I don’t think I intended to convey in my comment that one cannot use the models to see some aspect of reality through them. Scientists are clearly able to deduce some very interesting conclusions about reality through their models. But what they see through the models is largely some material being or material mode of being or formal (as in mathematical) principles behind material being. Steven Barr does a good job in his book “Ancient Faith and Modern Physics” of seeing through the models to certain more philosophical truths, ie that man is in some way the center of the universe and the evolution of the cosmos seems in some way to be designed for the existence of man. Dr. Barr as a physicist seems to have deduced truths that are very consistent with the thought of Charles DeKoninck. I am not at his level as a physicist, so I am reluctant to state my opinions too strongly and am open to correction — you should invite him to join your blog. He sees much more through the models than I do. But I do think that for most physicists, the model is an end of the intellectual pursuit and they are ultimately looking for the model from which everything can be deduced as Hawking states in his Brief History of Time. But none of their work can grasp angelic causality, comprehend the rational soul, or reach the intelligent mover behind all. And this is why I said that they do not seem able to transcend their own power of reasoning or grasp the “invisible” realities. I think Dr. Barr would agree with this point, as he seemed to believe that we cannot reason to these immaterial truths (he seems to think Aristotle and Thomas’ proofs are not vaild), but must hold these invisible truths by faith, which faith is not inconsistent with science.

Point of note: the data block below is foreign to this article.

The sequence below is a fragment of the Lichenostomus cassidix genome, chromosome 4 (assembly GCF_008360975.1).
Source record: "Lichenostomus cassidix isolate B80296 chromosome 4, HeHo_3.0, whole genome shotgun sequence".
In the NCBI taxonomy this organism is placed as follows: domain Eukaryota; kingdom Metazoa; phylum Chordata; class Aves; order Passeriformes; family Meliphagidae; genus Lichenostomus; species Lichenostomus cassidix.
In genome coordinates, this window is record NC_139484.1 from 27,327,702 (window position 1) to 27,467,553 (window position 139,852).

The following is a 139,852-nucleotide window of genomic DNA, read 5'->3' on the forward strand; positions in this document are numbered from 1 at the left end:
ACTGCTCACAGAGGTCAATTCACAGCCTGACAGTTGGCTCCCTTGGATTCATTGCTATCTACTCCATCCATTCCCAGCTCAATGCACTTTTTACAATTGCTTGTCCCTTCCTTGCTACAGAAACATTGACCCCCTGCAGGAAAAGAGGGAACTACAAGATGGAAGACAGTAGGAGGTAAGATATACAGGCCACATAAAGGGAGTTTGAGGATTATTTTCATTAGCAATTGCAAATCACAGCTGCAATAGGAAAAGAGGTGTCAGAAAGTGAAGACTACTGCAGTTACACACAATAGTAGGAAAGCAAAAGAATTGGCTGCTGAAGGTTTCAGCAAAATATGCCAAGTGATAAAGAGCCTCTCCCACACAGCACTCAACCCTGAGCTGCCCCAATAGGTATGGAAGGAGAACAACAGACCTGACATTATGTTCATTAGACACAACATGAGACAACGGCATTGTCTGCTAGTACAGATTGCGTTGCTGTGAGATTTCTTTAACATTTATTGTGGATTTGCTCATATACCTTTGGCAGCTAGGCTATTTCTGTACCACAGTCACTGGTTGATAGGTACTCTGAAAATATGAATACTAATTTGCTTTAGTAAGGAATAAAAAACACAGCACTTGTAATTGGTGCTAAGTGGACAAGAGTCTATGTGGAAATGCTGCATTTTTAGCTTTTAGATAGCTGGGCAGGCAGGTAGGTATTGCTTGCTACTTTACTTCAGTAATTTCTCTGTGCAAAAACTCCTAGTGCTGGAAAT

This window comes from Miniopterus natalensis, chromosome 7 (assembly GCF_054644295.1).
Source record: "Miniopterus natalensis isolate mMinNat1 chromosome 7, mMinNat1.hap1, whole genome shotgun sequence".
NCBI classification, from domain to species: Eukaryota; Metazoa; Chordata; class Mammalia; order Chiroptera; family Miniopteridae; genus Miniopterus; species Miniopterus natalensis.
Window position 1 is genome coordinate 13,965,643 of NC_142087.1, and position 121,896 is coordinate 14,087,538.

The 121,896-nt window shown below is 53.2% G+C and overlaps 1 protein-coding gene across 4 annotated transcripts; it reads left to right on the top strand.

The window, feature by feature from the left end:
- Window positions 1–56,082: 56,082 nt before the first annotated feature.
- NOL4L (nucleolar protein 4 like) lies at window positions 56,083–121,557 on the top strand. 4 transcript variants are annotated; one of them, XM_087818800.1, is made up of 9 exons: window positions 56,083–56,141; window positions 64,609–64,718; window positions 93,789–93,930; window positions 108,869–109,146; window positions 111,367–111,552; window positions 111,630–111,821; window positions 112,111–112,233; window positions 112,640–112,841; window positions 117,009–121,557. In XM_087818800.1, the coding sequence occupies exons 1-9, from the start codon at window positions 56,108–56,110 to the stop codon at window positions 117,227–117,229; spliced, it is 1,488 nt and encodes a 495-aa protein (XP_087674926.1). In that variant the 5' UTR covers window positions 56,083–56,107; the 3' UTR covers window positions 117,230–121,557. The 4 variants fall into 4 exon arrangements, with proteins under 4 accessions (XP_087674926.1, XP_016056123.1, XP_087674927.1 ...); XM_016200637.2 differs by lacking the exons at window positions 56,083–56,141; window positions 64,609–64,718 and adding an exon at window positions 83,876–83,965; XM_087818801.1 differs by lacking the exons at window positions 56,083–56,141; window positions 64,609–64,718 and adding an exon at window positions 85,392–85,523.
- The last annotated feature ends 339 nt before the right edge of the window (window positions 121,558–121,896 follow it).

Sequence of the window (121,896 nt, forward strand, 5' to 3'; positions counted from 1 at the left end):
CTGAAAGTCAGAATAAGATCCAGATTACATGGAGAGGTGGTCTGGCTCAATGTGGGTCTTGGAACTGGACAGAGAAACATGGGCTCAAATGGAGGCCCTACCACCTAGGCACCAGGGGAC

2. anaxagorus

    On another note, the modern scientific mind does not seem to be able to transcend his own power of reasoning. For the only way the scientist approaches the universe is through observation and modeling, then comparing the observations with the theoretical calculations deduced from his models. Thus there is no room for the cosmos, or the intelligible objects of thought to be anything greater than what can be imagined and modeled through human intelligence. The scientist cannot grasp being, one and true, or nature, motion and essence because these concepts can not be reduced to mathematics and fit into his models. Thus, the modern man cannot see anything greater than what is conceived by his own models. He seems incapable of knowing angels, the soul or God. So we seem to be in a similar position intellectually to the ancient Greeks prior to the arrival of Anaxagorus and the ‘Greater Mind’.